Five Must-Watch Movies For Anyone New To Hong Kong Film

Outside of Hollywood, Hong Kong is one of the most lucrative and successful film industries. Hong Kong’s film industry produces dozens of films every year. They’ve also produced some of the most bankable actors in Hollywood right now, like Jackie Chan and Tony Leung. The Hong Kong film industry is an excellent source of must-watch movies for every aspiring cinephile. If you are new to Hong Kong movies, here are five recommendations to start your list.

Kung Fu Hustle

Kung Fu Hustle is perhaps one of the most internationally recognizable movies from Hong Kong. Developed by comedy genius Stephen Chow, who also created Shaolin SoccerKung Fu Hustle tells the story of Pigsty Alley and the kung fu masters secretly living there. Kung Fu Hustle is most notably known among movie buffs for featuring retired martial artist and actor Bruce Leung, playing the villain, who came out of retirement to appear in the movie. The actor had been retired since the ’80s but decided to make a comeback for the movie. The movie stars Stephen Chow, Danny Chan, Yuen Wah, Yuen Qiu, Eva Huang, and Leung Siu-lung. A review of the movie by Film Comment emphasized Stephen Chow’s superb performance in the movie, writing: “It’s a mode marked by superb timing, idiosyncratic line reading, and an iconoclastic deadpan delivery. Unlike Jackie Chan, whose expressive face is rigged to a hyperactive nerve center, Chow sports a visage deliberately excised of emotions. He fires off his jokes with measured phrasings and exaggerated pauses, calling attention to the blankness of his expression, written all over with fake seriousness. He is also a highly physical comedian, so flexible and agile that he frequently performs his own stunts. Such abilities further endear him to Hong Kong audiences, who, after years of exposure to high-caliber action, are very good at sniffing out impostors.”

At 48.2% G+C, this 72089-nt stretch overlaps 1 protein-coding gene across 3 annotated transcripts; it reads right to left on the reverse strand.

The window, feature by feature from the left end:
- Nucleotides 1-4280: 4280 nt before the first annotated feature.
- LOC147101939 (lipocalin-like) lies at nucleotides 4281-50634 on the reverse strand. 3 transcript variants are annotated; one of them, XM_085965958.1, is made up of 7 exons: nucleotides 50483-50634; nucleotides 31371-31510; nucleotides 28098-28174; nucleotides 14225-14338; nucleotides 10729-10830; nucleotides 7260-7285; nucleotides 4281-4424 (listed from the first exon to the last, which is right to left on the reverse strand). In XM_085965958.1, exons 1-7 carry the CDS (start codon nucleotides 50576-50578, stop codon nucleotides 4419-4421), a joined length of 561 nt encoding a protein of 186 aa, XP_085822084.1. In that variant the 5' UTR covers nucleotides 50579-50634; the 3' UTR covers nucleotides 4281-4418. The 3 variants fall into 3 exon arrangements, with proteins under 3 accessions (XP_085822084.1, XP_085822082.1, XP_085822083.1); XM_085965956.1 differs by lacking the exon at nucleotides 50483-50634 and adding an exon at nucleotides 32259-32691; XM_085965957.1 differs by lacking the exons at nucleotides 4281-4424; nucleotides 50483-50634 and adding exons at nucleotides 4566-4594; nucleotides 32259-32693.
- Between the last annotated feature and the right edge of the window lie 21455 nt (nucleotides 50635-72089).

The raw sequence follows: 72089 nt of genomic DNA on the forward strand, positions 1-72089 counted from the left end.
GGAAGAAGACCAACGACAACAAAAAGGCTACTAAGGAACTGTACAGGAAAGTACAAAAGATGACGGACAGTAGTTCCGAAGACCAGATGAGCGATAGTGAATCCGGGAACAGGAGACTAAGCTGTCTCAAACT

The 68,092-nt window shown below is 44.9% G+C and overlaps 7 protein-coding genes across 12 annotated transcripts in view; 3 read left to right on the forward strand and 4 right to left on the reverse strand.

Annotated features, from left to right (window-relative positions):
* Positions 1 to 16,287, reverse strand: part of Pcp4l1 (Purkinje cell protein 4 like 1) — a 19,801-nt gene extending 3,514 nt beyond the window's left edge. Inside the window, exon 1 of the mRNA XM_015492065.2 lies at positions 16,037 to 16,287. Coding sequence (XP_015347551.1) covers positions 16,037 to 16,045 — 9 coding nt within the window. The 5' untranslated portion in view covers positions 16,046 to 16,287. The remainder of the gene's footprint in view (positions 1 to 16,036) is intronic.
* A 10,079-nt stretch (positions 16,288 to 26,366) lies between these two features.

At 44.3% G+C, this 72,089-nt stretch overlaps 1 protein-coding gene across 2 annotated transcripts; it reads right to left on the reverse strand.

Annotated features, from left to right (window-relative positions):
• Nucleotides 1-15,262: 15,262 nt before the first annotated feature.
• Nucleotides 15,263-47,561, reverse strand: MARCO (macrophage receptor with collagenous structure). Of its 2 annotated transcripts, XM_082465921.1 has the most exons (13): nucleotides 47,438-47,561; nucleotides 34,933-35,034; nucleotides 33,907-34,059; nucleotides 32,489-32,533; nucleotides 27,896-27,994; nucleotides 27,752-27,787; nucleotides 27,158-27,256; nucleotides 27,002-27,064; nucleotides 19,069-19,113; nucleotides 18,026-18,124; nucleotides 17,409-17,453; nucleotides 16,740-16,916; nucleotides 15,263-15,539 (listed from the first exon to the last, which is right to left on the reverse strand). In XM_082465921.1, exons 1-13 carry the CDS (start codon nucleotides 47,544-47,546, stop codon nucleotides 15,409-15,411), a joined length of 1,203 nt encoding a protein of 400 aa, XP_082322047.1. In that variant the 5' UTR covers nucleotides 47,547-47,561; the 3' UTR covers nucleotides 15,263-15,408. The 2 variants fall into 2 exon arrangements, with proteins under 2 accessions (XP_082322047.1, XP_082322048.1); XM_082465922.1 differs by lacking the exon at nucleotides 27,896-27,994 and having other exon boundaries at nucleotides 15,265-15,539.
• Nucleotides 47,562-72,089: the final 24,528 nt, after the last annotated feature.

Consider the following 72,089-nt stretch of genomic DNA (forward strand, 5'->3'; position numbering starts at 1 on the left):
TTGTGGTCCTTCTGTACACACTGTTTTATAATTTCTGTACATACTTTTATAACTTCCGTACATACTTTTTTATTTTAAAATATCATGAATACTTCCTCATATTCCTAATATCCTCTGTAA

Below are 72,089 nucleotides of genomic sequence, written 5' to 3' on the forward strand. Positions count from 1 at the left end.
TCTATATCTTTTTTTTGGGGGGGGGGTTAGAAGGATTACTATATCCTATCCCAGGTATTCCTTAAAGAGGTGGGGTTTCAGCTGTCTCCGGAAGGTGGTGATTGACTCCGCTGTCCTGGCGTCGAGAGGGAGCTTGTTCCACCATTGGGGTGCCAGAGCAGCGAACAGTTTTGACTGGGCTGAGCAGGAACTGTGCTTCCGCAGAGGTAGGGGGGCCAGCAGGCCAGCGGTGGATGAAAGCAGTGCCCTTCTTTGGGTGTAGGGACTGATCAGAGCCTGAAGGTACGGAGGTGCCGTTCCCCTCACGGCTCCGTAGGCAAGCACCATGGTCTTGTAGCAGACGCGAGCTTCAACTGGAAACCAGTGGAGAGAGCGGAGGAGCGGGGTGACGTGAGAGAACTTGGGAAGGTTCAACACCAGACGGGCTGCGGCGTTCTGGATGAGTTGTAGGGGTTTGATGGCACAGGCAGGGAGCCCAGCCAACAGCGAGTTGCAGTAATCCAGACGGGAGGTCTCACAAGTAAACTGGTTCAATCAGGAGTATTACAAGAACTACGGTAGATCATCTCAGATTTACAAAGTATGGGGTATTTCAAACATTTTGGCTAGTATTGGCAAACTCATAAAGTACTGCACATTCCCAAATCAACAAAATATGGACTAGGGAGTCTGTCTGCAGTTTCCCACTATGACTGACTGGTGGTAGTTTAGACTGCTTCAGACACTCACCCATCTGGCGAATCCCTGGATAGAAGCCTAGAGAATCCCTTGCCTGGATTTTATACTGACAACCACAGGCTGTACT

Ip Man

An excellent movie that features the story of real-life kung fu master Ip Man, Ip Man stars Donnie Yen as the titular character. The legendary martial artist and actor Sammo Hung, who frequently collaborated with Jackie Chan, choreographed the fight scenes in this movie. Ip Man tells the story of Ip Man, a prominent martial arts teacher who has to face the invasion of Japan in Foshan during World War 2. The Guardian described how in the film, the real-life Ip Man was portrayed as a legendary figure: “In these films, Ip is more than just a historical figure: he’s a legendary character, a fighter for justice against rogue criminals and sinister foreigners, especially in the films that focus on his years as a policeman in Foshan after the second world war, before the communists came to power and Ip and his family left for Hong Kong.” Ip Man spawned a franchise that stretched for a decade, featuring Ip Man 2, Ip Man 3, and 2019’s Ip Man 4, the final movie about the martial artist, where he moves to San Fransisco. Donnie Yen reprised his role in all four Ip Man films.

Police Story